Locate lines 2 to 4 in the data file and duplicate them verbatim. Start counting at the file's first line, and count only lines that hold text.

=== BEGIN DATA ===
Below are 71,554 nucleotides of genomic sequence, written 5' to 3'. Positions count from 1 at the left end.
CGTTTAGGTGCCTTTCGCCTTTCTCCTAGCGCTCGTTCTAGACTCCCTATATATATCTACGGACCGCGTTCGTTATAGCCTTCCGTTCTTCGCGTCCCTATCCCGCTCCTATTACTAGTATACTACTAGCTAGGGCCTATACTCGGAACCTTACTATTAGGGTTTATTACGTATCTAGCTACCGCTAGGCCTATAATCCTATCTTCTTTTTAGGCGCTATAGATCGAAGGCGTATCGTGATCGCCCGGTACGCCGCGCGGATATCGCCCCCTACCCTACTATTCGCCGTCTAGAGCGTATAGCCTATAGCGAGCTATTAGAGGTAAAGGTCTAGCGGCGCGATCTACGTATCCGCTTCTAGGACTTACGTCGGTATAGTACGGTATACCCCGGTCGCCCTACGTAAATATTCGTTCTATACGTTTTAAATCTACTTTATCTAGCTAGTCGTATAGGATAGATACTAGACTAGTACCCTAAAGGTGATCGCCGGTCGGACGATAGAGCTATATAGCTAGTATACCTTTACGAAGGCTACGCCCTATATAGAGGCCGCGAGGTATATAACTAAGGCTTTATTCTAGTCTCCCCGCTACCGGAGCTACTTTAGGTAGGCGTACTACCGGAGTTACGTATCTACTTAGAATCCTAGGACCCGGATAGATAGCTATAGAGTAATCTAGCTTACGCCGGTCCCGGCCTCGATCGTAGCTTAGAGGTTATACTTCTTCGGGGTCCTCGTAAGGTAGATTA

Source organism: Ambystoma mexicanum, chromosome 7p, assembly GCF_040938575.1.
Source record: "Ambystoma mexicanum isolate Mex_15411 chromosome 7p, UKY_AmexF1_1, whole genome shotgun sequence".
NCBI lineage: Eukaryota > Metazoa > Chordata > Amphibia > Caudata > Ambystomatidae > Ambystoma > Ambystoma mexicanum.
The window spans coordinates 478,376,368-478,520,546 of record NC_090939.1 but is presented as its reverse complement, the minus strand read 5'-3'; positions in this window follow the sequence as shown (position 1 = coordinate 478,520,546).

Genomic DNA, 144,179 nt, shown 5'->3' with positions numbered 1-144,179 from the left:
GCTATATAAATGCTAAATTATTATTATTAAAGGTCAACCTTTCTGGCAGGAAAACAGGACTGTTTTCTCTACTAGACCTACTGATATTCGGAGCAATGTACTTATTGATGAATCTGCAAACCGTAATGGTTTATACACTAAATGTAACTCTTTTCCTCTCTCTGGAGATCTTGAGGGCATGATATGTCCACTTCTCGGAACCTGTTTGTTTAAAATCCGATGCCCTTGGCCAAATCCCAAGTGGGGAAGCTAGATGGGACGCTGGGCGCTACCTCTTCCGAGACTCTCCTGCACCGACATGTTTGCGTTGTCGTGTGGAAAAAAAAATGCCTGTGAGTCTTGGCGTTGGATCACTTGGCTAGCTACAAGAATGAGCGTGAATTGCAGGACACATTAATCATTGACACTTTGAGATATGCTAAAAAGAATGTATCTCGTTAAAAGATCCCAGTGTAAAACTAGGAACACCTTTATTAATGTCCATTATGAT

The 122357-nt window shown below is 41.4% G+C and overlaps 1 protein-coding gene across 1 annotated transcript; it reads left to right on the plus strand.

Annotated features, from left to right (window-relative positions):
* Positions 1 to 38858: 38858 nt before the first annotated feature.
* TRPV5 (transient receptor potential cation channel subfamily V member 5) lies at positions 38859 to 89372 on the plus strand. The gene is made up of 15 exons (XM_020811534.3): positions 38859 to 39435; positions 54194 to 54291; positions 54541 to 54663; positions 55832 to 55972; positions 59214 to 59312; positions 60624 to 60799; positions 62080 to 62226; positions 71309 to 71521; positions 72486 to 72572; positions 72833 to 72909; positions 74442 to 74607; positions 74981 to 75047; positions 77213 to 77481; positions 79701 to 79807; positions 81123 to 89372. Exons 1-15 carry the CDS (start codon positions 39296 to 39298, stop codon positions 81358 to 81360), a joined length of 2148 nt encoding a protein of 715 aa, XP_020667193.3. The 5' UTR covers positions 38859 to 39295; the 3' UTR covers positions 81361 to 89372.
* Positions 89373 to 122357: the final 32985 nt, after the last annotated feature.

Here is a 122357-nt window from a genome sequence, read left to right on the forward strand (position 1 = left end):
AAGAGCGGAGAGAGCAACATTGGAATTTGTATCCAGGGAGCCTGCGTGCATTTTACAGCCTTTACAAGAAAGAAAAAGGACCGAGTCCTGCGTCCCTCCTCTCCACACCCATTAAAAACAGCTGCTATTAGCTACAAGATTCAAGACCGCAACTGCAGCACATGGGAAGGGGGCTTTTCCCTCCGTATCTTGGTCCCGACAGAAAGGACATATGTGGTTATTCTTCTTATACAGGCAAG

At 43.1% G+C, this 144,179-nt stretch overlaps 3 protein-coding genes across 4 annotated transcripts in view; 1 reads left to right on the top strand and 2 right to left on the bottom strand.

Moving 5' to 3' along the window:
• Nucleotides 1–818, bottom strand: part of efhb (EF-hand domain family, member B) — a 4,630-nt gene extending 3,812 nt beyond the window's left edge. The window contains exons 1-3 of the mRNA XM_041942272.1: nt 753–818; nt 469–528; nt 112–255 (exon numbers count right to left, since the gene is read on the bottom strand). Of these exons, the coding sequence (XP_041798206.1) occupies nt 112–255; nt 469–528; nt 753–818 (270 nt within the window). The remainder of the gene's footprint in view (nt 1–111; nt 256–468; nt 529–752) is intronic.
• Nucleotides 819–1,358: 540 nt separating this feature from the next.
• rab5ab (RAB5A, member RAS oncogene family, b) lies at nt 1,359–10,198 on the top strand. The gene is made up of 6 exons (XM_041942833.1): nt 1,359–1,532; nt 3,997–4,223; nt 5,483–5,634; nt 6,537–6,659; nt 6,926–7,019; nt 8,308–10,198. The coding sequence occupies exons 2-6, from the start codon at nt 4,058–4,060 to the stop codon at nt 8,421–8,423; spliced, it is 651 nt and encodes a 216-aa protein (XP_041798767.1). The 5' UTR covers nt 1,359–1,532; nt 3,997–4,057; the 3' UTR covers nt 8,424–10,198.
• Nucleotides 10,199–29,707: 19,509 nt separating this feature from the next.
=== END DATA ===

CGTTTAGGTGCCTTTCGCCTTTCTCCTAGCGCTCGTTCTAGACTCCCTATATATATCTACGGACCGCGTTCGTTATAGCCTTCCGTTCTTCGCGTCCCTATCCCGCTCCTATTACTAGTATACTACTAGCTAGGGCCTATACTCGGAACCTTACTATTAGGGTTTATTACGTATCTAGCTACCGCTAGGCCTATAATCCTATCTTCTTTTTAGGCGCTATAGATCGAAGGCGTATCGTGATCGCCCGGTACGCCGCGCGGATATCGCCCCCTACCCTACTATTCGCCGTCTAGAGCGTATAGCCTATAGCGAGCTATTAGAGGTAAAGGTCTAGCGGCGCGATCTACGTATCCGCTTCTAGGACTTACGTCGGTATAGTACGGTATACCCCGGTCGCCCTACGTAAATATTCGTTCTATACGTTTTAAATCTACTTTATCTAGCTAGTCGTATAGGATAGATACTAGACTAGTACCCTAAAGGTGATCGCCGGTCGGACGATAGAGCTATATAGCTAGTATACCTTTACGAAGGCTACGCCCTATATAGAGGCCGCGAGGTATATAACTAAGGCTTTATTCTAGTCTCCCCGCTACCGGAGCTACTTTAGGTAGGCGTACTACCGGAGTTACGTATCTACTTAGAATCCTAGGACCCGGATAGATAGCTATAGAGTAATCTAGCTTACGCCGGTCCCGGCCTCGATCGTAGCTTAGAGGTTATACTTCTTCGGGGTCCTCGTAAGGTAGATTA

Source organism: Ambystoma mexicanum, chromosome 7p, assembly GCF_040938575.1.
Source record: "Ambystoma mexicanum isolate Mex_15411 chromosome 7p, UKY_AmexF1_1, whole genome shotgun sequence".